The device adjustment area 204 may include, for example, different knobs, a joystick, and other controls that provide for adjusting a particular device that may be selected from region 206. The functionality of the particular adjustment component included in the region 204, such as a knob, may vary in accordance with a particular device that is active at a particular point in time. Thus, the display area 202 may be accordingly updated with the proper functionality associated with an element in the region 204. For example, if a particular device selected is an audio device, the knobs may provide for adjusting different audio features, such a volume. In the event that a video device is selected, for example, the knobs may be associated with different adjustment functionality. The device adjustment area 204 may also vary in accordance with other selections, such as a key or auxiliary output source from area 258.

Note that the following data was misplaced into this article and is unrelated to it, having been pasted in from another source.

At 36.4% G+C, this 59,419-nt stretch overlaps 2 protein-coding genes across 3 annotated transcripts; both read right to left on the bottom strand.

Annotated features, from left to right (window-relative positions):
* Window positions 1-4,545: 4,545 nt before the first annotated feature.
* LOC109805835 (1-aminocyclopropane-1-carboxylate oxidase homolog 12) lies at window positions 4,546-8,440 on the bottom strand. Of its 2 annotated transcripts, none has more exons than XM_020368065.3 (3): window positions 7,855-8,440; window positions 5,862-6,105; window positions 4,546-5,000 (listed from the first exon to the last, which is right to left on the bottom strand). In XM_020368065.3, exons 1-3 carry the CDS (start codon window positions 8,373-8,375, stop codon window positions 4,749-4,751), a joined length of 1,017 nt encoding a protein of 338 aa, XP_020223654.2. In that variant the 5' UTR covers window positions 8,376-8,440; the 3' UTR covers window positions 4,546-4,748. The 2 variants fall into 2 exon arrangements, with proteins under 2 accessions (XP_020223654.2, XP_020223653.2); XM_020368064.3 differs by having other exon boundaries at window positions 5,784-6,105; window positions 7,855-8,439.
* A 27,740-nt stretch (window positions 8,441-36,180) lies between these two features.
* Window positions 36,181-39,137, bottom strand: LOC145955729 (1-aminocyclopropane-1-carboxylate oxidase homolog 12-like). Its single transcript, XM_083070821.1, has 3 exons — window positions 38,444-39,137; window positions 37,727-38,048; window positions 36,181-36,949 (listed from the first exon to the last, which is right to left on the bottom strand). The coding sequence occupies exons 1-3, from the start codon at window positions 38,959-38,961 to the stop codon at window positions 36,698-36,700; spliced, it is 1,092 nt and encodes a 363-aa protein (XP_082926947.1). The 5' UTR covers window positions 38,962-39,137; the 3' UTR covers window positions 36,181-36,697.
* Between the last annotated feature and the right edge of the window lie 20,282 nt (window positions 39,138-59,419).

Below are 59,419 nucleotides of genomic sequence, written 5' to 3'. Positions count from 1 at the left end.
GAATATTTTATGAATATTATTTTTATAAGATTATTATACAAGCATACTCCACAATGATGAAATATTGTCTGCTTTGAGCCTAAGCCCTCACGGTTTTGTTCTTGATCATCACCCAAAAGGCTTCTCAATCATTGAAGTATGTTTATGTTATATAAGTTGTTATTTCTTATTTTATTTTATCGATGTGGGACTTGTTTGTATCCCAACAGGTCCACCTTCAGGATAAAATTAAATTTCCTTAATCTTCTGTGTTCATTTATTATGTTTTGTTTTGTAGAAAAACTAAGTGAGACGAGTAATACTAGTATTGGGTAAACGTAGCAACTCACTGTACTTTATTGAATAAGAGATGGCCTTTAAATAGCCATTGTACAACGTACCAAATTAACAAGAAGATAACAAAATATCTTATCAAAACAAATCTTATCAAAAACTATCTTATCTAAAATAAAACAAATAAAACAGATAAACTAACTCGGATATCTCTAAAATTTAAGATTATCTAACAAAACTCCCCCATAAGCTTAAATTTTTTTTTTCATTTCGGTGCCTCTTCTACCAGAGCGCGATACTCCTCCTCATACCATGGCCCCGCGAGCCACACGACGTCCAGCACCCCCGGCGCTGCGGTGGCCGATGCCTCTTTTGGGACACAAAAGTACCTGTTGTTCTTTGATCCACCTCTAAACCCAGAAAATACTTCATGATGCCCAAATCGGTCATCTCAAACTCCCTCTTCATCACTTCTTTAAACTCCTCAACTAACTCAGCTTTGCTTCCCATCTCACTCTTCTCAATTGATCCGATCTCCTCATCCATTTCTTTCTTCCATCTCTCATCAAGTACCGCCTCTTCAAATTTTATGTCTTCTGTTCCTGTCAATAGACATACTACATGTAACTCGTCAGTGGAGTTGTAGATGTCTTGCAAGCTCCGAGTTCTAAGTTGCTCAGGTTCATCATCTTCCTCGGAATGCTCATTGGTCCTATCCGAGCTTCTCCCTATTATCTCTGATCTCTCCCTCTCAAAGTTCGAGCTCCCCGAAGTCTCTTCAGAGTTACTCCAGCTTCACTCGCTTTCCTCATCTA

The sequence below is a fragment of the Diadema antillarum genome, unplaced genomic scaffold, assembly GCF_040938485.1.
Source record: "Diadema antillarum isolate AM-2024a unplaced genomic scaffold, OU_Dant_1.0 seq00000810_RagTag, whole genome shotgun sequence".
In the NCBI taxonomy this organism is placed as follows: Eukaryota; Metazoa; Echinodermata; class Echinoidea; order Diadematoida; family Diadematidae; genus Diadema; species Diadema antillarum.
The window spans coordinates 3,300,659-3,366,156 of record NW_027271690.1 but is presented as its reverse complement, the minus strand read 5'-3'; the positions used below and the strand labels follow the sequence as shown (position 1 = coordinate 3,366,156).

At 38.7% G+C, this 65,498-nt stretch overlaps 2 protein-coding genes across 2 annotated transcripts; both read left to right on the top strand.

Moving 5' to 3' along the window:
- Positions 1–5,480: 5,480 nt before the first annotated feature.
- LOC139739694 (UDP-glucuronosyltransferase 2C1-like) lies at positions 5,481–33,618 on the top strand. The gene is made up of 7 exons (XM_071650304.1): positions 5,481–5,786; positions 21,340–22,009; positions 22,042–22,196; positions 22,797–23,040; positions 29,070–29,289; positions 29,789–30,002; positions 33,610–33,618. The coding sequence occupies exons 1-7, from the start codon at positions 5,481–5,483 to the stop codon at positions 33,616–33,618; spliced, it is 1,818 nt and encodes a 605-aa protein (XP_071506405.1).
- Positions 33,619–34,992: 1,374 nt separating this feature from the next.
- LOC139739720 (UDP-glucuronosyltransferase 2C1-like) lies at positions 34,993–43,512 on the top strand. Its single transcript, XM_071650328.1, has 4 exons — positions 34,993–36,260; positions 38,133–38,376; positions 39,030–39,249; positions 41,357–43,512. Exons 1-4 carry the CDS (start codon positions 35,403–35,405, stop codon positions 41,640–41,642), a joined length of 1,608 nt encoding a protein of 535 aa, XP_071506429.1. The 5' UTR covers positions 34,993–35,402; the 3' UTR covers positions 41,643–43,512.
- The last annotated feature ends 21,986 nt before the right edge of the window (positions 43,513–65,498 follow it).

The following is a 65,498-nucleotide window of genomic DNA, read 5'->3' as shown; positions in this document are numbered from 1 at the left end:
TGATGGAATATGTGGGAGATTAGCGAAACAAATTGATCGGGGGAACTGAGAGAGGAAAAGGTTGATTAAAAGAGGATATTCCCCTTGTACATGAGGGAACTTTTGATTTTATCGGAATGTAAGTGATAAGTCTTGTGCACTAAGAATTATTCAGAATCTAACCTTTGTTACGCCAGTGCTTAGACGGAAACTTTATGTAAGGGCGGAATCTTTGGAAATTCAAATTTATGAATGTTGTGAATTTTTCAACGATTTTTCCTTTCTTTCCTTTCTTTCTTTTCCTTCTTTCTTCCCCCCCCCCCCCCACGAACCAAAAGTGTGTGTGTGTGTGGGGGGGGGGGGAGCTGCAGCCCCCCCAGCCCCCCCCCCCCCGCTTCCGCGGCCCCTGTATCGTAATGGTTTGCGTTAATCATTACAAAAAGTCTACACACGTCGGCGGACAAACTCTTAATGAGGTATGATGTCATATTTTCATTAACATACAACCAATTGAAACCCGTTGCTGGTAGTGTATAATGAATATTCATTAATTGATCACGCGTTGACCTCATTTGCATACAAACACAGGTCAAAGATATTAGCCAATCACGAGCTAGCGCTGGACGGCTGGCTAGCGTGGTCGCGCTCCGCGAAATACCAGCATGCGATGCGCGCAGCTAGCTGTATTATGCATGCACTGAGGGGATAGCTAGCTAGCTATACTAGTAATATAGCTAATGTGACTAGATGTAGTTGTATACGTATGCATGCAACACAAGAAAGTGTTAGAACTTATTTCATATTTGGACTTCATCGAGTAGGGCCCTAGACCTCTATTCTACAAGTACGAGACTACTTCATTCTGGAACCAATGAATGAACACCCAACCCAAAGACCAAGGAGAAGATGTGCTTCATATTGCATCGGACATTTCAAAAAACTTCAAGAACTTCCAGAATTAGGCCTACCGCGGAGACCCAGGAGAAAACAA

Region 206 may include different devices that may be selected as an input or an output source. In this example of the control panel 200, the device selection region 206 may include the following buttons for selection: a first channel of stills 206 a, logo 206 b, CG (graphics) 206 d, clips 206 e, PPT or Power Point 206 f, and a second channel of stills 206 g. Additionally, in this example the control panel 200 includes a currently unassigned button 206 c. As will be described in more detail elsewhere herein, the region 206 may include one or more programmable buttons, such as 206 a-206 c, each associated with a device. In this embodiment, a portion of the devices included in 206 may be varied in accordance with a show definition generated using pre-production software, as described elsewhere herein. The particular devices that may be varied have a display defined in accordance with information specified with a show definition. In other words, rather than have a fixed display, the button labeling and device associated with one or more buttons in region 206 (such as 206 a-206 c) may be varied and reprogrammed within an embodiment of the control panel. The programming of the buttons may be performed in an embodiment in which the control panel is a hard panel as well as a soft panel.